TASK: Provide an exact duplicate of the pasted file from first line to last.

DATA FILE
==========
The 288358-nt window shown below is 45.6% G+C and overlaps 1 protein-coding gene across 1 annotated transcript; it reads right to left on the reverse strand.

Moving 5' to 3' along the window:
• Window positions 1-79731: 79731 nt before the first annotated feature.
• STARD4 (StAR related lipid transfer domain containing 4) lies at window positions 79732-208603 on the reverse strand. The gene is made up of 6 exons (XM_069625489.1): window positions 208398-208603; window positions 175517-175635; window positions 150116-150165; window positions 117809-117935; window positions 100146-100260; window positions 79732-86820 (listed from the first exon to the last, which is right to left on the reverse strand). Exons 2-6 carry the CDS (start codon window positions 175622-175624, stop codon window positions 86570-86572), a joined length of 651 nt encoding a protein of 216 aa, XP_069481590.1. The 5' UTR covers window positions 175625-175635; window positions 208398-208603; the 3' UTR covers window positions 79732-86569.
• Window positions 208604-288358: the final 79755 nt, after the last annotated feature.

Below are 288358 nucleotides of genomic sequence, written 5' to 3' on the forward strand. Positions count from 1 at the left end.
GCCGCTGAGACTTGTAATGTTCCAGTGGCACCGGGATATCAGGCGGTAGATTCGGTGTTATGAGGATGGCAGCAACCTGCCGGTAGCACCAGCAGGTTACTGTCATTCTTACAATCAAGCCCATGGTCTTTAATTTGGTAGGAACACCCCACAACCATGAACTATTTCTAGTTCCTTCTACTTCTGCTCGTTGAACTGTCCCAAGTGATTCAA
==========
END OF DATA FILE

The 288358-nt window shown below is 45.6% G+C and overlaps 1 protein-coding gene across 1 annotated transcript; it reads right to left on the reverse strand.

Moving 5' to 3' along the window:
• Window positions 1-79731: 79731 nt before the first annotated feature.
• STARD4 (StAR related lipid transfer domain containing 4) lies at window positions 79732-208603 on the reverse strand. The gene is made up of 6 exons (XM_069625489.1): window positions 208398-208603; window positions 175517-175635; window positions 150116-150165; window positions 117809-117935; window positions 100146-100260; window positions 79732-86820 (listed from the first exon to the last, which is right to left on the reverse strand). Exons 2-6 carry the CDS (start codon window positions 175622-175624, stop codon window positions 86570-86572), a joined length of 651 nt encoding a protein of 216 aa, XP_069481590.1. The 5' UTR covers window positions 175625-175635; window positions 208398-208603; the 3' UTR covers window positions 79732-86569.
• Window positions 208604-288358: the final 79755 nt, after the last annotated feature.

Below are 288358 nucleotides of genomic sequence, written 5' to 3' on the forward strand. Positions count from 1 at the left end.
GCCGCTGAGACTTGTAATGTTCCAGTGGCACCGGGATATCAGGCGGTAGATTCGGTGTTATGAGGATGGCAGCAACCTGCCGGTAGCACCAGCAGGTTACTGTCATTCTTACAATCAAGCCCATGGTCTTTAATTTGGTAGGAACACCCCACAACCATGAACTATTTCTAGTTCCTTCTACTTCTGCTCGTTGAACTGTCCCAAGTGATTCAA